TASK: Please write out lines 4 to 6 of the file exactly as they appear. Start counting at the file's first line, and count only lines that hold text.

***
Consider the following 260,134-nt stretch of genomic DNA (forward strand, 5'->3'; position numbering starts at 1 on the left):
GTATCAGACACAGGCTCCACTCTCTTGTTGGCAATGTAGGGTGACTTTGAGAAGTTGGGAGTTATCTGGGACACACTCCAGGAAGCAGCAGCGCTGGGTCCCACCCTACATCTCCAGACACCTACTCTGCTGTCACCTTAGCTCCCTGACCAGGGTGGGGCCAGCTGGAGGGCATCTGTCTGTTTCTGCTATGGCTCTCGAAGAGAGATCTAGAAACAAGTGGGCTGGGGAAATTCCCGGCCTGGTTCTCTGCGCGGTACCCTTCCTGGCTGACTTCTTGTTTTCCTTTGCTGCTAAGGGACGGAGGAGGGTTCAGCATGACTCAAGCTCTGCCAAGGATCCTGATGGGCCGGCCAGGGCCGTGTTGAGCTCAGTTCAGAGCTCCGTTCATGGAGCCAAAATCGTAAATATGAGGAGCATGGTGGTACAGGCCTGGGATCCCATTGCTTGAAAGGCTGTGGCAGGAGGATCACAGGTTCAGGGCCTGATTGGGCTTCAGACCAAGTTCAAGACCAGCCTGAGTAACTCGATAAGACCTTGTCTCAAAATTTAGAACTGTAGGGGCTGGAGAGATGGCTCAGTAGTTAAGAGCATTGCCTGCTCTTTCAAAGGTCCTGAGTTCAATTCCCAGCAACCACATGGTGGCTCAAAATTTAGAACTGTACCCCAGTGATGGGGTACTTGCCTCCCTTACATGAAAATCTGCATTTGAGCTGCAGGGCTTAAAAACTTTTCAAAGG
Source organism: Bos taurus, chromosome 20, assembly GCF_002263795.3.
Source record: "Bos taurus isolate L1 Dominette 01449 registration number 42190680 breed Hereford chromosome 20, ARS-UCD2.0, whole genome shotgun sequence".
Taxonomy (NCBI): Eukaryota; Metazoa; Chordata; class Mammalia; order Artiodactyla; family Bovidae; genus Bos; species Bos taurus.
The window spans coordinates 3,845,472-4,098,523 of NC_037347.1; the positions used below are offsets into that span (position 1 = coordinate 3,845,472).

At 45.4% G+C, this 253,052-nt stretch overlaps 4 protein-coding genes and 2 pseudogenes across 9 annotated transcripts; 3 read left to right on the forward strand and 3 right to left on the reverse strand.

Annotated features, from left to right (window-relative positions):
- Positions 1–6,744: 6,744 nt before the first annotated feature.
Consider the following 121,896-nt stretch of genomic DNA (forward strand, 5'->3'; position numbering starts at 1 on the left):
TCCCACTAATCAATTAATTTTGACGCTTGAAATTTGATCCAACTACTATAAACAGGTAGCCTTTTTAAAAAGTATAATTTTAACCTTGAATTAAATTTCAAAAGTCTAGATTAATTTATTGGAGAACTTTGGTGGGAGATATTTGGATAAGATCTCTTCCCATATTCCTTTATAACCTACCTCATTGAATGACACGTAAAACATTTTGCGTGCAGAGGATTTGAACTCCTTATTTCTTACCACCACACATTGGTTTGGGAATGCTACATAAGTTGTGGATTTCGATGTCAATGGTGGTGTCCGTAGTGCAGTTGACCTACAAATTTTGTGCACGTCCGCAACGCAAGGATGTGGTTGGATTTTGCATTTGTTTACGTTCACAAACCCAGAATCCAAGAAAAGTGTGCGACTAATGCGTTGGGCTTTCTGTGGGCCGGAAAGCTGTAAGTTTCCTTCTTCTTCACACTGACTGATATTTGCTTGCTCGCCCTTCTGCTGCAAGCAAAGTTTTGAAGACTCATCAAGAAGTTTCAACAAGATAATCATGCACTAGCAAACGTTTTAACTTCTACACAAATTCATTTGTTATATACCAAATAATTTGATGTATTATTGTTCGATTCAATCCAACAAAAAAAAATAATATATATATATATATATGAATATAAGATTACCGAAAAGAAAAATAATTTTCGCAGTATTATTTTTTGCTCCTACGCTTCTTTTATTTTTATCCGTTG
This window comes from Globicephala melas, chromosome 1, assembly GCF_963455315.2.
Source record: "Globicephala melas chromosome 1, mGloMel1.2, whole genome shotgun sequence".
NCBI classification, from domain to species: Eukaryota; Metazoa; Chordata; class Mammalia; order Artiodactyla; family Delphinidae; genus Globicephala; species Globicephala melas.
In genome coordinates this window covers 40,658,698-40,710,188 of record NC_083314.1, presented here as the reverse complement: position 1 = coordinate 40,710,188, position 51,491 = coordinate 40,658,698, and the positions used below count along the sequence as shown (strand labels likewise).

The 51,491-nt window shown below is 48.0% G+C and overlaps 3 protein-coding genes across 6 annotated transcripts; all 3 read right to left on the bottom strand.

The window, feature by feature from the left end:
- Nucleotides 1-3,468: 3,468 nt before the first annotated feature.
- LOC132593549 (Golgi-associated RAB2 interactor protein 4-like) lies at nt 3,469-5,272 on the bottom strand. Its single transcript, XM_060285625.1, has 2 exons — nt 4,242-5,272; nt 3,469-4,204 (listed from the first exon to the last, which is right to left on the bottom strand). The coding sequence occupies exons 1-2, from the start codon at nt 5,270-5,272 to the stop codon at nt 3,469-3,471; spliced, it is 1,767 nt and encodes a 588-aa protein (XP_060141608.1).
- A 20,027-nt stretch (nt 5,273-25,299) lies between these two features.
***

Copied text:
Source record: "Bos taurus isolate L1 Dominette 01449 registration number 42190680 breed Hereford chromosome 20, ARS-UCD2.0, whole genome shotgun sequence".
Taxonomy (NCBI): Eukaryota; Metazoa; Chordata; class Mammalia; order Artiodactyla; family Bovidae; genus Bos; species Bos taurus.
The window spans coordinates 3,845,472-4,098,523 of NC_037347.1; the positions used below are offsets into that span (position 1 = coordinate 3,845,472).